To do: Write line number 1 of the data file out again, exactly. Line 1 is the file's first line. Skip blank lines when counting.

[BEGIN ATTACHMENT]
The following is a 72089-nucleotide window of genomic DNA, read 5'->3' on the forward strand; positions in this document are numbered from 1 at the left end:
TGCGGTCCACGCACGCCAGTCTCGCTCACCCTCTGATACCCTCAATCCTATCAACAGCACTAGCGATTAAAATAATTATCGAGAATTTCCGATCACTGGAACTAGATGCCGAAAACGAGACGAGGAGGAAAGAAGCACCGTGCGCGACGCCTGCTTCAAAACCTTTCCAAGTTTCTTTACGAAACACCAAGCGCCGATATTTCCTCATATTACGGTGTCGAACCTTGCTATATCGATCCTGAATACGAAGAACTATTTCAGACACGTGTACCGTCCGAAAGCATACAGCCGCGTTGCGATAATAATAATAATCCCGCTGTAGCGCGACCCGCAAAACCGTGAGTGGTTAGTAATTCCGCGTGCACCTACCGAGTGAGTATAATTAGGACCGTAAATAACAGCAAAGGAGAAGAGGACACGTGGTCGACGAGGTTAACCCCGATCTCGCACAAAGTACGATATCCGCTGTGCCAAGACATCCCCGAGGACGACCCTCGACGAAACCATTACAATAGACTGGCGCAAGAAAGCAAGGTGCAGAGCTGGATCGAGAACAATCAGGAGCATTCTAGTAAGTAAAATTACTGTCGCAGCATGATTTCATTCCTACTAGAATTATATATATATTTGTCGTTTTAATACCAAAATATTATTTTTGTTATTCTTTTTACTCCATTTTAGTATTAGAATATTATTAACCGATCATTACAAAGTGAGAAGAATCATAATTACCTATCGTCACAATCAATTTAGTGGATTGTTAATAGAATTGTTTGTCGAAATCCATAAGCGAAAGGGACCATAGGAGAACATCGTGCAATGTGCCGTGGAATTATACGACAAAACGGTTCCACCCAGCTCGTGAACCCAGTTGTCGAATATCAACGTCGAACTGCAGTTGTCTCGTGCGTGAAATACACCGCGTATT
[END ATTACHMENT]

The following is a 72089-nucleotide window of genomic DNA, read 5'->3' on the forward strand; positions in this document are numbered from 1 at the left end: